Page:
According to a new study, poor sperm quality is a key indicator of other health problems, including high blood pressure, heart disease, and skin and glandular disorders.
The low or poor sperm quality probably isn’t actually the cause of these health problems, but rather, a significant effect. Researchers say that semen (sperm) quality in men is a key component of overall health. Lead researcher of the new study, Dr. Michael Eisenberg, is an assistant professor of urology and director of male reproductive medicine and surgery at the Stanford School of Medicine in Palo Alto, California.
“It may be that infertility is a marker for sickness overall. There are a lot of factors that involve a man’s overall health that turn out to impair sperm production.”
Semen is the fluid that is released when a man ejaculates. Inside semen is sperm. Sperm defects, such as too few sperm or sperm with decreased motility (meaning they don’t move well), can affect the quality of semen. However, the study found that addressing the core “sickness” that is causing the sperm issue can have a positive effect on semen quality in some cases. In other cases, drugs that are used to treat the core “sickness” – such as high blood pressure – may be the cause of the poor sperm quality in the first place.
“Many things we didn’t know about or think about may impact a man’s fertility. It might be treatment for high blood pressure that is causing sperm problems.”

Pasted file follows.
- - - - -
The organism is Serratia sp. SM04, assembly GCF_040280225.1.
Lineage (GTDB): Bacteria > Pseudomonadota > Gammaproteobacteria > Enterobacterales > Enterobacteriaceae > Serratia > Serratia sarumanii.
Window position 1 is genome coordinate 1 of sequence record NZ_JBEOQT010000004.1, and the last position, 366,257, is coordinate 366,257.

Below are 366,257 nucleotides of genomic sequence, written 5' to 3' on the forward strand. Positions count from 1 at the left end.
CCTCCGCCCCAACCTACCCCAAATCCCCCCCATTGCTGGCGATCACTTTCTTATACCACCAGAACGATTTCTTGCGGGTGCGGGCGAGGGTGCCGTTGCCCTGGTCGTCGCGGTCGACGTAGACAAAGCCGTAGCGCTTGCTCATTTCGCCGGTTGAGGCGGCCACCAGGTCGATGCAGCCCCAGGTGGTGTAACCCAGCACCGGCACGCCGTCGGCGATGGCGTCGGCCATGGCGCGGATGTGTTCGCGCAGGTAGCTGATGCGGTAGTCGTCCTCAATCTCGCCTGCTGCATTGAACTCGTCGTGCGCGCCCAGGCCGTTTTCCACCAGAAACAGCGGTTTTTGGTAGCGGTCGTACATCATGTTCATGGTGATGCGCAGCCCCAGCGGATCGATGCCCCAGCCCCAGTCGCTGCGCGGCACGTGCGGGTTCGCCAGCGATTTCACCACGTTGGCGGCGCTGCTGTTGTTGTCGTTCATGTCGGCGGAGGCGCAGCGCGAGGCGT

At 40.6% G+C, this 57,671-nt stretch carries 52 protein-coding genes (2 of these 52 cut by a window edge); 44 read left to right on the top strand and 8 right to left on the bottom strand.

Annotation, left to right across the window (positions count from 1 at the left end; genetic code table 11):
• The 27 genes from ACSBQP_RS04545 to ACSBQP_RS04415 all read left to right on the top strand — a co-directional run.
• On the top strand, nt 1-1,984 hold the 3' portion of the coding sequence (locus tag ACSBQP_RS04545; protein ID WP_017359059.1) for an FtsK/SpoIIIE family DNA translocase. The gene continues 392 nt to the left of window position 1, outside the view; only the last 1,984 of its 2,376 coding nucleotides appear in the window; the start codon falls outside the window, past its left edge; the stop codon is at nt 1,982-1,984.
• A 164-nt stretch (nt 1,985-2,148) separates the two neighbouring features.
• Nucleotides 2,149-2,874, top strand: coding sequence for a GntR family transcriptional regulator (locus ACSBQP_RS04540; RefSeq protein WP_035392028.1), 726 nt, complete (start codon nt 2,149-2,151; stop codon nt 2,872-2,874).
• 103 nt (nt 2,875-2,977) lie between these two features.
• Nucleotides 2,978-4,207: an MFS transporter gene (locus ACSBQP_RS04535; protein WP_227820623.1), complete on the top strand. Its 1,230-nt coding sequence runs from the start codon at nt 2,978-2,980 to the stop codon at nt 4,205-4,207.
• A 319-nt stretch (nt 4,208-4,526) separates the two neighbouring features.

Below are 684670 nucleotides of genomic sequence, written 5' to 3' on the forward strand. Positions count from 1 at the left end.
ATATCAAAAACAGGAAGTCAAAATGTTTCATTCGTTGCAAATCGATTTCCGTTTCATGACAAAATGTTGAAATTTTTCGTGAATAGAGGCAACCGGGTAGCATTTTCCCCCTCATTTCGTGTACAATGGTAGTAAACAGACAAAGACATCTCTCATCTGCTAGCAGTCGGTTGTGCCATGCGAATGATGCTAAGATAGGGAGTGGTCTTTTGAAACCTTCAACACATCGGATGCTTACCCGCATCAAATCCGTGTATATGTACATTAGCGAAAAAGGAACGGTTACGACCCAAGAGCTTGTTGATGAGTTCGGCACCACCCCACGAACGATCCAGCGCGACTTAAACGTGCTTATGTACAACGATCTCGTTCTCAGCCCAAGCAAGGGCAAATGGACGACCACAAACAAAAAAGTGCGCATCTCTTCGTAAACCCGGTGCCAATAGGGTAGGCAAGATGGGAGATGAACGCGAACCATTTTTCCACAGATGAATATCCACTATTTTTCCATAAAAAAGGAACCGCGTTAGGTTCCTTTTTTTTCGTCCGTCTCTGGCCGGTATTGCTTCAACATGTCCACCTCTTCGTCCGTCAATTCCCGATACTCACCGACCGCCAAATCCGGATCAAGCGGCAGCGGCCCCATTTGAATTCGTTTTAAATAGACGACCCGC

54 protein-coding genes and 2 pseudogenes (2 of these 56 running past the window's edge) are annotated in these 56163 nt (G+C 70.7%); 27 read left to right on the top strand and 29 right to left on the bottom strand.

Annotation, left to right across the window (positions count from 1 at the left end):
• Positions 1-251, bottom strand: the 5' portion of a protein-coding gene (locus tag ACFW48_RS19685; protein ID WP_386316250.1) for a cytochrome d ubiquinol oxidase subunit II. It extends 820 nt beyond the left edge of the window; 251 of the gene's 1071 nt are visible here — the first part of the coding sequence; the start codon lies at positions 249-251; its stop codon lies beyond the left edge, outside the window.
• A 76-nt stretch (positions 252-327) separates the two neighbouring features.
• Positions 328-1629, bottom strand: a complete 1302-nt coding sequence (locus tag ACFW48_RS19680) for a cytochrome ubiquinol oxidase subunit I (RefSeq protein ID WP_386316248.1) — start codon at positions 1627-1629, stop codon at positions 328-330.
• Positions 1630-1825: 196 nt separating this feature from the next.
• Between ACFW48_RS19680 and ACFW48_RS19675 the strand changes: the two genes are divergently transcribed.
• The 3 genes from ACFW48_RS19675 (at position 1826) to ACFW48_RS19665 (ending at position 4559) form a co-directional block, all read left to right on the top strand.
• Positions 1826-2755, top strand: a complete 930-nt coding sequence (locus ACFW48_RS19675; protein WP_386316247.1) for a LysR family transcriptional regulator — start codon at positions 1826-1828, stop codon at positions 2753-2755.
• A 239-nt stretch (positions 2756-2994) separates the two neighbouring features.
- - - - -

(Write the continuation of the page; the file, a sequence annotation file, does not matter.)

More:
Dr. Eisenberg also said that genetics can play a part.
“About 10 percent of the genes in a man’s body are involved in sperm production, so it is possible that some of these genes may have overlapping effects on other functions.”
In the study that was published today in the journal Fertility and Sterility, Eisenberg’s group compared the health of men who had semen defects with men who didn’t. The results found that 44 percent of men with semen defects had other health problems, including high blood pressure, and heart and blood vessel disease. Those men with sperm defects also had a higher instance of other health conditions like skin disease and glandular problems.
The study analyzed medical records of over 9,000 men seen between 1994 and 2011 for infertility issues. The men were mostly between 30 and 50 years old. Each of these men’s sperm was assessed for semen amount, sperm count and sperm motility. Researchers said that in about half the men, a fertility problem was due to abnormal semen.
“This is another piece of evidence of how important not only fertility is, but overall health. There is a lot of overlap. Regardless of what your goals are, whether it’s to live forever or have a baby, it’s important to take care of yourself.”
Researchers believe that this new sperm study can help fertility specialists understand the complex relationship between semen production and medical problems.
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